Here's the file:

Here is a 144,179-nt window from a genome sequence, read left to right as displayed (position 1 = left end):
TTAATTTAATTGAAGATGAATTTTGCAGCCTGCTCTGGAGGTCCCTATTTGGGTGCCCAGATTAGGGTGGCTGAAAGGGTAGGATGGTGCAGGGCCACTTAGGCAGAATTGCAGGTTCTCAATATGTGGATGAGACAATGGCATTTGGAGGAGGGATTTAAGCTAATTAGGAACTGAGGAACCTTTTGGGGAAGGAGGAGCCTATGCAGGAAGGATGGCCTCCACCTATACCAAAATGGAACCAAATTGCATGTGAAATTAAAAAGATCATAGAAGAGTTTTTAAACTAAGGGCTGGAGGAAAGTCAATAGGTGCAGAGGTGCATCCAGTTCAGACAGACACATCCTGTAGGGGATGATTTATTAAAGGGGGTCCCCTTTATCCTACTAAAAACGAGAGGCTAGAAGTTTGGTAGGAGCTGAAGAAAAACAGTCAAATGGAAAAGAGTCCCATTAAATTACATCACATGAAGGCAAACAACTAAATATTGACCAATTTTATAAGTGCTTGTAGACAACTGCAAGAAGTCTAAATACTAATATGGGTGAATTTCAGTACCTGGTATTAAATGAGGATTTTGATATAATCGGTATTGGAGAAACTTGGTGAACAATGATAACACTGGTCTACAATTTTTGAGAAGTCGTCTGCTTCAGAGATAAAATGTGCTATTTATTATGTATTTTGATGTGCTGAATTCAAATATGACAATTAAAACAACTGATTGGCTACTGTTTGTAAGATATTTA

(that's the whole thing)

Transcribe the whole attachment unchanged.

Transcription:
Here is a 144,179-nt window from a genome sequence, read left to right as displayed (position 1 = left end):
TTAATTTAATTGAAGATGAATTTTGCAGCCTGCTCTGGAGGTCCCTATTTGGGTGCCCAGATTAGGGTGGCTGAAAGGGTAGGATGGTGCAGGGCCACTTAGGCAGAATTGCAGGTTCTCAATATGTGGATGAGACAATGGCATTTGGAGGAGGGATTTAAGCTAATTAGGAACTGAGGAACCTTTTGGGGAAGGAGGAGCCTATGCAGGAAGGATGGCCTCCACCTATACCAAAATGGAACCAAATTGCATGTGAAATTAAAAAGATCATAGAAGAGTTTTTAAACTAAGGGCTGGAGGAAAGTCAATAGGTGCAGAGGTGCATCCAGTTCAGACAGACACATCCTGTAGGGGATGATTTATTAAAGGGGGTCCCCTTTATCCTACTAAAAACGAGAGGCTAGAAGTTTGGTAGGAGCTGAAGAAAAACAGTCAAATGGAAAAGAGTCCCATTAAATTACATCACATGAAGGCAAACAACTAAATATTGACCAATTTTATAAGTGCTTGTAGACAACTGCAAGAAGTCTAAATACTAATATGGGTGAATTTCAGTACCTGGTATTAAATGAGGATTTTGATATAATCGGTATTGGAGAAACTTGGTGAACAATGATAACACTGGTCTACAATTTTTGAGAAGTCGTCTGCTTCAGAGATAAAATGTGCTATTTATTATGTATTTTGATGTGCTGAATTCAAATATGACAATTAAAACAACTGATTGGCTACTGTTTGTAAGATATTTA